Nissan GT-R production car

Nissan GT-R production car

Nissan GT-R concept car

Nissan GT-R concept car

Nissan GT-R production car

Nissan GT-R production car


porsche

72921-i-por1This 214mph Porker concept car was first seen at the 2010 Geneva motor show. It was while on view here that the German supercar maker asked potential customers to sign a letter of interest in the 94mpg mid-engined plug-in hybrid sports car. The response was overwhelming with Porsche confirming it would build 918 examples of the car and knock them out at a very reasonable asking price of around £670,000. Regarding its concept v reality rating, it’s another example of style winning over corporate conservatism.


Click here to see the Porsche 918 Spyder concept vs production car

Porsche 918 Spyder concept car

Porsche 918 Spyder concept car

Porsche 918 Spyder production car

Porsche 918 Spyder production car

Porsche 918 Spyder concept car

Porsche 918 Spyder concept car

Porsche 918 Spyder production car

Porsche 918 Spyder production car


scirocco

irocDespite its the cunning name, visitors at the 2006 Paris motor show soon realised this concept car signalled the return of VW’s sporty Scirocco. No pub trips for the designers on this one, though, with only the large, aggressive grille and twin integrated tailpipes to excite style-hungry punters. In 2008, the company confirmed production. Sadly, the gaping grille was scaled back and and the pipes combined… Gone was any hope of VW styling being anything other than eternally dull. Verdict – consider the new Scirocco well and truly ‘blanded’.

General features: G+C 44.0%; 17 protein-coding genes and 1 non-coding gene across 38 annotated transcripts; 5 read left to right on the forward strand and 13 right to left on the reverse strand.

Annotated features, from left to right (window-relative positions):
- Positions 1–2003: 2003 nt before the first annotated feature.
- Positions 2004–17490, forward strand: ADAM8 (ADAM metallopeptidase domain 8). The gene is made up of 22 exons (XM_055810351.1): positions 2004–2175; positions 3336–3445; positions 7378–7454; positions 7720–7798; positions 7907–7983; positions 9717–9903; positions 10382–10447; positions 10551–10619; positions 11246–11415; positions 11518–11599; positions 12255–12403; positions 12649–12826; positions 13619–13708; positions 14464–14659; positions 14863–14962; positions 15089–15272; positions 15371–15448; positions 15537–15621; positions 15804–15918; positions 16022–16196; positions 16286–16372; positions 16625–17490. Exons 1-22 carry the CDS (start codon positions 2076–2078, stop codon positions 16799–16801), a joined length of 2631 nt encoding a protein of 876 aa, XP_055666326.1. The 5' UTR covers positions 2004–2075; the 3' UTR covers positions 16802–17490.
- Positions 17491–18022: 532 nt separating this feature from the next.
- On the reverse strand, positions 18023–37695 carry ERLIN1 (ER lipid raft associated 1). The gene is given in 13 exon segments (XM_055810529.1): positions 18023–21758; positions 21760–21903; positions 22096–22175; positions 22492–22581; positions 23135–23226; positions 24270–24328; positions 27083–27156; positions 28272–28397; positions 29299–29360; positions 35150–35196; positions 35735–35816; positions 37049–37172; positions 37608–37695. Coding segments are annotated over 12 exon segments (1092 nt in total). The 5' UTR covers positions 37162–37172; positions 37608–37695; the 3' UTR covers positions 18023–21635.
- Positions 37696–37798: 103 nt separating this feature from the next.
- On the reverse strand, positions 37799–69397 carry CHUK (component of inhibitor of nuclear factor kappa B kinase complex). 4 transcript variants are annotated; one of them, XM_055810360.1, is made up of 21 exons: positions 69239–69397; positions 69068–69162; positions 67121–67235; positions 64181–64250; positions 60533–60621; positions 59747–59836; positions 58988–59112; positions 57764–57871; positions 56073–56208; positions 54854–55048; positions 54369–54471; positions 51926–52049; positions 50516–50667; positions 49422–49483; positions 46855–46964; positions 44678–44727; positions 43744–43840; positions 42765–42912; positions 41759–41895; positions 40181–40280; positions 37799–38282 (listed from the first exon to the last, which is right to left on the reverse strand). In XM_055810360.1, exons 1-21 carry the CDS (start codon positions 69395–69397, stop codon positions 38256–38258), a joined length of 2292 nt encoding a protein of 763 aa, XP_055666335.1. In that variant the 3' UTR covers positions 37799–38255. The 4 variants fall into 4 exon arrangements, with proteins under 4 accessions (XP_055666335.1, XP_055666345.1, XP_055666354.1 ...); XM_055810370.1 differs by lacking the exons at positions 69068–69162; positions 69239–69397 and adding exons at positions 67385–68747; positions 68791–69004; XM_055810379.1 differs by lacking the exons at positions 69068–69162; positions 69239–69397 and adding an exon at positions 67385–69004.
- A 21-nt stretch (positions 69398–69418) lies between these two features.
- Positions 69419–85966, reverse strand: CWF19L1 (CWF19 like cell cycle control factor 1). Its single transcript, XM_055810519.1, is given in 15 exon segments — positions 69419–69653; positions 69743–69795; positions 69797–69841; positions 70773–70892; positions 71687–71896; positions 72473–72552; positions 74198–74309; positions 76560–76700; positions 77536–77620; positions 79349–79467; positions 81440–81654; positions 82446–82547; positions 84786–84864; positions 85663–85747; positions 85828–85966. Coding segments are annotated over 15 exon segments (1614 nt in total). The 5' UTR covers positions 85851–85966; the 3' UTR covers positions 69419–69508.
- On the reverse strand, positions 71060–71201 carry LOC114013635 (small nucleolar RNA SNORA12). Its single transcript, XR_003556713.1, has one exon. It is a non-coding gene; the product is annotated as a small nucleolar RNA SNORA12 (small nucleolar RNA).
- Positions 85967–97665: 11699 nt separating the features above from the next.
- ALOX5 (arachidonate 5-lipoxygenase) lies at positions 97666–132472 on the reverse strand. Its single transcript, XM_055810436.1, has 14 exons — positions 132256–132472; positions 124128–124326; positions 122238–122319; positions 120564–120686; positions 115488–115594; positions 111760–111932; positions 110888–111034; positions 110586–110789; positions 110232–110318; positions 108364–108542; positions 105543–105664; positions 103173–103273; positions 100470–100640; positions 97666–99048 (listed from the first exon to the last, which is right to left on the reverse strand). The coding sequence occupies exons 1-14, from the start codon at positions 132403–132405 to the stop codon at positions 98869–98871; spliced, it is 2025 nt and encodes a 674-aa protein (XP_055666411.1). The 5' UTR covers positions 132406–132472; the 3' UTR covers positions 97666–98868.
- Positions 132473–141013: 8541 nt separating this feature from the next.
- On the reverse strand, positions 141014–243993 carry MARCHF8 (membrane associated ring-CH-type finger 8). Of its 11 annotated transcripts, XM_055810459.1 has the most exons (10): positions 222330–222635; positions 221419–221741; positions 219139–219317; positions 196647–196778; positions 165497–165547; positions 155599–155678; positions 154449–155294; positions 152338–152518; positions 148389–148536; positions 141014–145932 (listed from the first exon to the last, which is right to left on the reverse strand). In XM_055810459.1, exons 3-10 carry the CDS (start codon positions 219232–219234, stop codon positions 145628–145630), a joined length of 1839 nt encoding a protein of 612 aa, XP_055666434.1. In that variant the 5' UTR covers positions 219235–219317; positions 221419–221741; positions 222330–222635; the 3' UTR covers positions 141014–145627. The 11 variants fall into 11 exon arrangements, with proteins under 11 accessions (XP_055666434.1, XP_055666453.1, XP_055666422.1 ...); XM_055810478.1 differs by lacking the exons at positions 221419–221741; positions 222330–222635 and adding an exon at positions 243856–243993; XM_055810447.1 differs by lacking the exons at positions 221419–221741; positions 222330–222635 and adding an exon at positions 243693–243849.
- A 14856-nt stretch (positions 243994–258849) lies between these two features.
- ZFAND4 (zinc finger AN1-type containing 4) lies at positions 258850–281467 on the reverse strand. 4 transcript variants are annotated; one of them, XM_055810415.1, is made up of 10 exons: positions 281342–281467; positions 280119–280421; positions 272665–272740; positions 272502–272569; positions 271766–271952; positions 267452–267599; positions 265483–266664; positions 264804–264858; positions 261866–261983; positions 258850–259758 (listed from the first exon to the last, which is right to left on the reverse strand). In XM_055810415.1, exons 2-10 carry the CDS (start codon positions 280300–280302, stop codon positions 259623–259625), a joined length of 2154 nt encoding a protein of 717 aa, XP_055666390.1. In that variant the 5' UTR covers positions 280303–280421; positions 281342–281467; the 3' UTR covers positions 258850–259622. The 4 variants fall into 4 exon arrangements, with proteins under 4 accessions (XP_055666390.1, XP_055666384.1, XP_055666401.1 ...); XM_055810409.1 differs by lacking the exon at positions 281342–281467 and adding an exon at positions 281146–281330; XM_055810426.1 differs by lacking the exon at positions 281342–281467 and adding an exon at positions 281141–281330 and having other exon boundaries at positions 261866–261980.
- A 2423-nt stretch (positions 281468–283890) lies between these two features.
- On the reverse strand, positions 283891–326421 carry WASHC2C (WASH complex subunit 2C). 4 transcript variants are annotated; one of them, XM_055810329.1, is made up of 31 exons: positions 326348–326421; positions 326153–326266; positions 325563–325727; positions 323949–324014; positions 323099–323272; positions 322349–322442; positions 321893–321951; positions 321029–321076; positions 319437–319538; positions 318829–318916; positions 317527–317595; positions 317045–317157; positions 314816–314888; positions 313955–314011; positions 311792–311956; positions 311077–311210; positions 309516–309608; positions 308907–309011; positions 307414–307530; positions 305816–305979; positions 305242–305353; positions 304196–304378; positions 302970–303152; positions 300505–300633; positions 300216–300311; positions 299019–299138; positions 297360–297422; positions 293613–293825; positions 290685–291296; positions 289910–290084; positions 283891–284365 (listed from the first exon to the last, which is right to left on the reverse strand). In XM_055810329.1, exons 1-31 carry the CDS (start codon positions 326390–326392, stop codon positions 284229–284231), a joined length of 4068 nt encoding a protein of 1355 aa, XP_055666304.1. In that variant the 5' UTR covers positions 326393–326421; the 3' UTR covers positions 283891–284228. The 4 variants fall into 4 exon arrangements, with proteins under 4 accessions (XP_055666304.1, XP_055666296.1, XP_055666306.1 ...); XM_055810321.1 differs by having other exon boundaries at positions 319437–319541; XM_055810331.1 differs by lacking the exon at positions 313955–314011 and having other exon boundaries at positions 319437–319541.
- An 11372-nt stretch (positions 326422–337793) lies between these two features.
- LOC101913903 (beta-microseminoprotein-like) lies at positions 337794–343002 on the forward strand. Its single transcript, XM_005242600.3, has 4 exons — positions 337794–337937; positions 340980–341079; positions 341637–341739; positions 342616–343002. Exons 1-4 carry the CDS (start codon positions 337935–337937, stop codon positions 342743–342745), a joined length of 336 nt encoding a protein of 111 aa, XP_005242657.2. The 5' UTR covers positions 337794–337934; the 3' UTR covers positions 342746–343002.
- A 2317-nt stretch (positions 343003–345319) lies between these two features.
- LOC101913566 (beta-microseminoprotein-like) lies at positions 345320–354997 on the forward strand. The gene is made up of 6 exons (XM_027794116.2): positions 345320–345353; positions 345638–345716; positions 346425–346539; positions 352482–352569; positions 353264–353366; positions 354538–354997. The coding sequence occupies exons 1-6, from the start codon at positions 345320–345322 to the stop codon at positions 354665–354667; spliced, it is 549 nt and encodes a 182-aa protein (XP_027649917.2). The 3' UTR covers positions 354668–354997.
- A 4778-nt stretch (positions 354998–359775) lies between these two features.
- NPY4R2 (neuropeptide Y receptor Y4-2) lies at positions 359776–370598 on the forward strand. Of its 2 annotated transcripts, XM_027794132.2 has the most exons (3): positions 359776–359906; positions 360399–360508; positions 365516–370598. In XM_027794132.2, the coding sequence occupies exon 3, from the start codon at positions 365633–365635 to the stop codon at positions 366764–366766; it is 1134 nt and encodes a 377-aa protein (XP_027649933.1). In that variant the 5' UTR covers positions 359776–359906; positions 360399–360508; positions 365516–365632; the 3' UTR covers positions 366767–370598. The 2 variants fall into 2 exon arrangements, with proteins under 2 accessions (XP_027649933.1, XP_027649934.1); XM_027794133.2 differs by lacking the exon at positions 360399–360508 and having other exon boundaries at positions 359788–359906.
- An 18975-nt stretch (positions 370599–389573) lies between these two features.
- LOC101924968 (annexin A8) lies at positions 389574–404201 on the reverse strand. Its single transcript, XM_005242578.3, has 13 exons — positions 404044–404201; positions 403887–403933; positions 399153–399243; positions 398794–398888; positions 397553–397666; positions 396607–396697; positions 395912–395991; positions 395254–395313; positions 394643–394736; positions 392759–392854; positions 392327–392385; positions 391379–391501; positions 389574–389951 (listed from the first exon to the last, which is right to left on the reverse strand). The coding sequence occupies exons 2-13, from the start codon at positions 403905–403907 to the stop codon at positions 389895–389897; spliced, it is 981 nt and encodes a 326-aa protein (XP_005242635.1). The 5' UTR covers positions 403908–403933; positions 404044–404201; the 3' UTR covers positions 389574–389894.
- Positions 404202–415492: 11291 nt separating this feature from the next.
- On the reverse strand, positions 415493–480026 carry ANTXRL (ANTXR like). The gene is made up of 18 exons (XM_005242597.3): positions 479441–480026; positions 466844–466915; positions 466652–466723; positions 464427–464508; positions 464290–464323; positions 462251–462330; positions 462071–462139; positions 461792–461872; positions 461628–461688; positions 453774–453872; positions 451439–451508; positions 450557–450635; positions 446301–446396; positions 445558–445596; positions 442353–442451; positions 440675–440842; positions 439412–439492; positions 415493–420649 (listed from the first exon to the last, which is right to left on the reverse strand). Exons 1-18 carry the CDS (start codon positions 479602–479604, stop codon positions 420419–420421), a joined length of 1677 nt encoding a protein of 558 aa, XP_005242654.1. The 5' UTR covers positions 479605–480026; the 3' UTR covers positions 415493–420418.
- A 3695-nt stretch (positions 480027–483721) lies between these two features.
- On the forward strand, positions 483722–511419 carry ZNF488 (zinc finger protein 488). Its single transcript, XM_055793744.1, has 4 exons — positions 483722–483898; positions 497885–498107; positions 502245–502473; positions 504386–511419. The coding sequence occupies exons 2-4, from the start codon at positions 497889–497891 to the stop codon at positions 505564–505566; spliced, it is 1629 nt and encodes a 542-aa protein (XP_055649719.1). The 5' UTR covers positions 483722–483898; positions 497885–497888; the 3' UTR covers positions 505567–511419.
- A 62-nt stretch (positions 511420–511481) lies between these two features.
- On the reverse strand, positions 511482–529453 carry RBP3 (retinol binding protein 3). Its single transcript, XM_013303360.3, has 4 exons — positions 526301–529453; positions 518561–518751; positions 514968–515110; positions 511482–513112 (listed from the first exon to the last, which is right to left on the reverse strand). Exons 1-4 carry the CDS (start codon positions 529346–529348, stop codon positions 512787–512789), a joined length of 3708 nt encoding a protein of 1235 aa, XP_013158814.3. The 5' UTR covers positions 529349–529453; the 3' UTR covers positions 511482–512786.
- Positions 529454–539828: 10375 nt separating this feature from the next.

Click here to see the VW Iroc/Scirocco concept vs production car

VW Iroc concept car

VW Iroc concept car

VW Scirocco production car

VW Scirocco production car

VW Iroc concept car

VW Iroc concept car

VW Scirocco production car

VW Scirocco production car


beetle

volkswagen-concept-1-03This 1994 Beetle concept was designed in California and revealed at the 1994 North American Auto Show. The public (or middle-aged one-time hippies who were by now corporate bankers) reacted with such excitement that VW put the model – based on the Golf’s platform – into production. It went on sale in 1998. While the original version exuded charm character and a real sense of the moment, this was a shabby effort by men in suits to show that bohemia still existed in the sterile corridors of VW. The plastic flower on the dashboard says it all. Verdict… concept and production car fail the credibility test. However, in VW’s defence, the all-new ‘new’ Beetle is a much more impressive proposition.


Click here to see the VW Beetle concept vs production car

VW Beetle concept car

VW Beetle concept car

VW Beetle production car

VW Beetle production car

VW Beetle concept car

VW Beetle concept car

VW Beetle production car

VW Beetle production car